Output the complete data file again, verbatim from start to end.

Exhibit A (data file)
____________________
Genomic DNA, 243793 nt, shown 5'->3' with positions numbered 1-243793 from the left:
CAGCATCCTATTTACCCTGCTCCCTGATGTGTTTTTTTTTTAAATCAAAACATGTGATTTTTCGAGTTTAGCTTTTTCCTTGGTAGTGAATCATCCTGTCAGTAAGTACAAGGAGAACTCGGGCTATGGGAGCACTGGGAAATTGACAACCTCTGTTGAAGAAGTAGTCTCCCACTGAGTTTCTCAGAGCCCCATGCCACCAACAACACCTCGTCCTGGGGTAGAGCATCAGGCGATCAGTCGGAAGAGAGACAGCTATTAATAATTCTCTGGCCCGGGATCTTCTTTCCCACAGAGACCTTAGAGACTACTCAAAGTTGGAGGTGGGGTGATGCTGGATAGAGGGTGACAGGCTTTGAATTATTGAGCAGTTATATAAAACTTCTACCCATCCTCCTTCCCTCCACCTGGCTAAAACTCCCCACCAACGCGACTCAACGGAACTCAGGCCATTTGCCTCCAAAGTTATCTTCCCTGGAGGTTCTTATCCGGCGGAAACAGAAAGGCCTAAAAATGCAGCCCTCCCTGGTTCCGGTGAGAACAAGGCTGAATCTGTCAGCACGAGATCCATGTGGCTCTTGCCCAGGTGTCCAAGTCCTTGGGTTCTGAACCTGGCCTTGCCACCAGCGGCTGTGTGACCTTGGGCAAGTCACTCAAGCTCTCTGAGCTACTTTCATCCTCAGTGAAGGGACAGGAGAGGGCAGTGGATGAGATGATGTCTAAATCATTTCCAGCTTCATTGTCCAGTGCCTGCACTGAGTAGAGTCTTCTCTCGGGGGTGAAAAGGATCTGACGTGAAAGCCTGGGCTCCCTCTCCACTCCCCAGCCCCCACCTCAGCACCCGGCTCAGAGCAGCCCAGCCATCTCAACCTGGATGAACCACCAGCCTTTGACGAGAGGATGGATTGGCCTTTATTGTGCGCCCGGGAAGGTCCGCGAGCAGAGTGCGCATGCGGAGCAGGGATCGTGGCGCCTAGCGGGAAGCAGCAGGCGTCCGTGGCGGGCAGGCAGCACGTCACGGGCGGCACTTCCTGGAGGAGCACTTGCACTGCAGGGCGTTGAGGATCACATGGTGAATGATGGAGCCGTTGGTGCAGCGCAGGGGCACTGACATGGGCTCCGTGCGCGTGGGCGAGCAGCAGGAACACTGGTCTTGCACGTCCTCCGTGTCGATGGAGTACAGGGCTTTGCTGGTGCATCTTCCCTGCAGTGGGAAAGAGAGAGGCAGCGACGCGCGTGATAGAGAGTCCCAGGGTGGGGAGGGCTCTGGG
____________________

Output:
Genomic DNA, 243793 nt, shown 5'->3' with positions numbered 1-243793 from the left:
CAGCATCCTATTTACCCTGCTCCCTGATGTGTTTTTTTTTTAAATCAAAACATGTGATTTTTCGAGTTTAGCTTTTTCCTTGGTAGTGAATCATCCTGTCAGTAAGTACAAGGAGAACTCGGGCTATGGGAGCACTGGGAAATTGACAACCTCTGTTGAAGAAGTAGTCTCCCACTGAGTTTCTCAGAGCCCCATGCCACCAACAACACCTCGTCCTGGGGTAGAGCATCAGGCGATCAGTCGGAAGAGAGACAGCTATTAATAATTCTCTGGCCCGGGATCTTCTTTCCCACAGAGACCTTAGAGACTACTCAAAGTTGGAGGTGGGGTGATGCTGGATAGAGGGTGACAGGCTTTGAATTATTGAGCAGTTATATAAAACTTCTACCCATCCTCCTTCCCTCCACCTGGCTAAAACTCCCCACCAACGCGACTCAACGGAACTCAGGCCATTTGCCTCCAAAGTTATCTTCCCTGGAGGTTCTTATCCGGCGGAAACAGAAAGGCCTAAAAATGCAGCCCTCCCTGGTTCCGGTGAGAACAAGGCTGAATCTGTCAGCACGAGATCCATGTGGCTCTTGCCCAGGTGTCCAAGTCCTTGGGTTCTGAACCTGGCCTTGCCACCAGCGGCTGTGTGACCTTGGGCAAGTCACTCAAGCTCTCTGAGCTACTTTCATCCTCAGTGAAGGGACAGGAGAGGGCAGTGGATGAGATGATGTCTAAATCATTTCCAGCTTCATTGTCCAGTGCCTGCACTGAGTAGAGTCTTCTCTCGGGGGTGAAAAGGATCTGACGTGAAAGCCTGGGCTCCCTCTCCACTCCCCAGCCCCCACCTCAGCACCCGGCTCAGAGCAGCCCAGCCATCTCAACCTGGATGAACCACCAGCCTTTGACGAGAGGATGGATTGGCCTTTATTGTGCGCCCGGGAAGGTCCGCGAGCAGAGTGCGCATGCGGAGCAGGGATCGTGGCGCCTAGCGGGAAGCAGCAGGCGTCCGTGGCGGGCAGGCAGCACGTCACGGGCGGCACTTCCTGGAGGAGCACTTGCACTGCAGGGCGTTGAGGATCACATGGTGAATGATGGAGCCGTTGGTGCAGCGCAGGGGCACTGACATGGGCTCCGTGCGCGTGGGCGAGCAGCAGGAACACTGGTCTTGCACGTCCTCCGTGTCGATGGAGTACAGGGCTTTGCTGGTGCATCTTCCCTGCAGTGGGAAAGAGAGAGGCAGCGACGCGCGTGATAGAGAGTCCCAGGGTGGGGAGGGCTCTGGG